Question: What's been the biggest
federal primary vote for a party (or Coalition) since 1946?
Answer: Fifty-three percent for Malcolm Fraser's
Coalition in his famous 1975 post-dismissal landslide, a forty five seat
majority. No surprises there.
And the runner up? That was Labor's 50.1 percent in 1954. But that translated
into a seven seat loss.
And the lowest primary vote? That's easy - Labor's last
year at 38 percent. The second lowest was Labor's in 1996, the third Bob Hawke's 1990 victory, 39
percent to the Coalition's 43.
The lesson: primary vote is only indirectly related to a
We have preferential voting, and so it is the two party preferred vote that
So moving along to two party preferred
Uneven playing fields
In March 1995 Liberal Premier John Fahey lost office despite getting 51
percent of the two party preferred vote. Bob Carr's share, 49 percent, was
enough for a one seat majority.
In September 1999 Steve Bracks got 50.2 percent. Were it not for the support
of three independents from otherwise Coalition seats, Labor would have remained
Kim Beazley won the 1998 vote by over 51 percent, a larger "win"
than John Howard's last year.
Claire Martin became Chief Minister of Northern Territory in September 2001
with about 48 percent of the vote (Dennis Burke's Country Nationals got 52).
And Bracks looks like needing a substantially more than half the two party preferred vote to stay in
office this time. (He also looks like getting it.)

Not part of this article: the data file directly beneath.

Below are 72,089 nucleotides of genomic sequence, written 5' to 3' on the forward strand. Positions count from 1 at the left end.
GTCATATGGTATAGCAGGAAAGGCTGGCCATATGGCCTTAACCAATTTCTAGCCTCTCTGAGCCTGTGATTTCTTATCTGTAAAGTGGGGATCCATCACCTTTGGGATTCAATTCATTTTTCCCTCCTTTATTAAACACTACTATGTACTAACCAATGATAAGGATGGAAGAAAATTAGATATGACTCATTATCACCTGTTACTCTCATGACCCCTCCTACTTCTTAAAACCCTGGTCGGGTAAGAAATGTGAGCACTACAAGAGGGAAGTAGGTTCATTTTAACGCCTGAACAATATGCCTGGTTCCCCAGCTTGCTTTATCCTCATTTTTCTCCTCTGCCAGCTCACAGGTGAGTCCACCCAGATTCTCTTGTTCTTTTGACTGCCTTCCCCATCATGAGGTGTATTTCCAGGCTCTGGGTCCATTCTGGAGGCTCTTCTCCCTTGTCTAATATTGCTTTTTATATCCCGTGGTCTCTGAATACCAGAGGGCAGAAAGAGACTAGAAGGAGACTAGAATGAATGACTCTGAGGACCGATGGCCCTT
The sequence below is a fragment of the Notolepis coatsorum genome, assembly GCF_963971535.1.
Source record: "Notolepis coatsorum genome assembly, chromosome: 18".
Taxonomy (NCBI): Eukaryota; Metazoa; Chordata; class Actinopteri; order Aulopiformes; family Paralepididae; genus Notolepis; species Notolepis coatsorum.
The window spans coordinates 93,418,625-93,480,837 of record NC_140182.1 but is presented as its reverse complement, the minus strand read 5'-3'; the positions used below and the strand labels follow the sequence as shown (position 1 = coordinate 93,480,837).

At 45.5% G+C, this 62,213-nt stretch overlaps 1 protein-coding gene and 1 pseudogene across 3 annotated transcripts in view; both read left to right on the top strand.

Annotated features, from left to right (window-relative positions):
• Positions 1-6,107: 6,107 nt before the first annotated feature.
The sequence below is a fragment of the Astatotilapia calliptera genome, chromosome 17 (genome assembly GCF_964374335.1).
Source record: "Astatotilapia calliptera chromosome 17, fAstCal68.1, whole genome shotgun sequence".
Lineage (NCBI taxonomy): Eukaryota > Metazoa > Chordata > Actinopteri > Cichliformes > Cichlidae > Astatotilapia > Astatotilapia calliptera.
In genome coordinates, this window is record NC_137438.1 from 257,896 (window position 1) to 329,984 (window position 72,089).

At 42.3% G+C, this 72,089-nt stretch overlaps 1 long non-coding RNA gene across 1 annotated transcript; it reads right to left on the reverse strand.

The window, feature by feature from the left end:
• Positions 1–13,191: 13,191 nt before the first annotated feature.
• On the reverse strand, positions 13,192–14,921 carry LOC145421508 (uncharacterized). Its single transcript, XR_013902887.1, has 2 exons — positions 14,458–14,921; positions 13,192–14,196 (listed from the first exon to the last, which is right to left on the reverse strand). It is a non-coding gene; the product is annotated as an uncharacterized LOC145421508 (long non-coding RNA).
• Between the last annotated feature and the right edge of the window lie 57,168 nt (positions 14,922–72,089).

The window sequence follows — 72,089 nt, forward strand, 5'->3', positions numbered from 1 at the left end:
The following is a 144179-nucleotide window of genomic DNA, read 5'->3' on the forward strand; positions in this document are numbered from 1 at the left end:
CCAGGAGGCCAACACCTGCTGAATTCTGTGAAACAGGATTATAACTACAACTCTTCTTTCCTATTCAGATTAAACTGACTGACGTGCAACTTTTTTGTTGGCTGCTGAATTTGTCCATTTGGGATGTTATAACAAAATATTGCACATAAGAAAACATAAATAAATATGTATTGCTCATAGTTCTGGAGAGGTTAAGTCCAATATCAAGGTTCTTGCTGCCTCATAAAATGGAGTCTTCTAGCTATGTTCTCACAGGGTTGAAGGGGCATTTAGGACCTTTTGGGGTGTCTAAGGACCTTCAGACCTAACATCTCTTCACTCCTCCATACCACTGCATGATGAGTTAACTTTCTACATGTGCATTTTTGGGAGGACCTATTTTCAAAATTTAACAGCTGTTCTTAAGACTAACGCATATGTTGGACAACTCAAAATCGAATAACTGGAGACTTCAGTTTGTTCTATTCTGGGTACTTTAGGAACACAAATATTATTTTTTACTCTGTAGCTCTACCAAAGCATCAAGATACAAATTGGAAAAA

And so on. Australian politics is not always fair.
Once upon a time these distortions were deliberate, usually to give bushies
a hand up.
Nowadays the rorting's gone and it's just the luck of the draw. But the
hurdles remain. NSW generally works against the Coalition at the state level.
Victoria works against Labor. (Although John Cain's last hurrah in 1988 was a
minority vote win.) It's about "wasting" votes in safe seats and
not getting them elsewhere.
At the federal level this has usually worked in the Coalition's favour. The
Hawke government's longevity was built on tackling this wastage and distributing
votes more evenly. (They alienated the heartland and impressed voters
elsewhere.) They won in 1987 and 1990 with votes that, at any previous election,
would probably have been insufficient. Kim Beazley won a bigger vote majority in
1998 than either of those two.
Winners are grinners though. They are political colossi, slaying all on-comers.
They retain this status until the second the voters toss them out. History
rewrites itself instantaneously.
As Bob Ellis and the Tralfamadorians would say: so it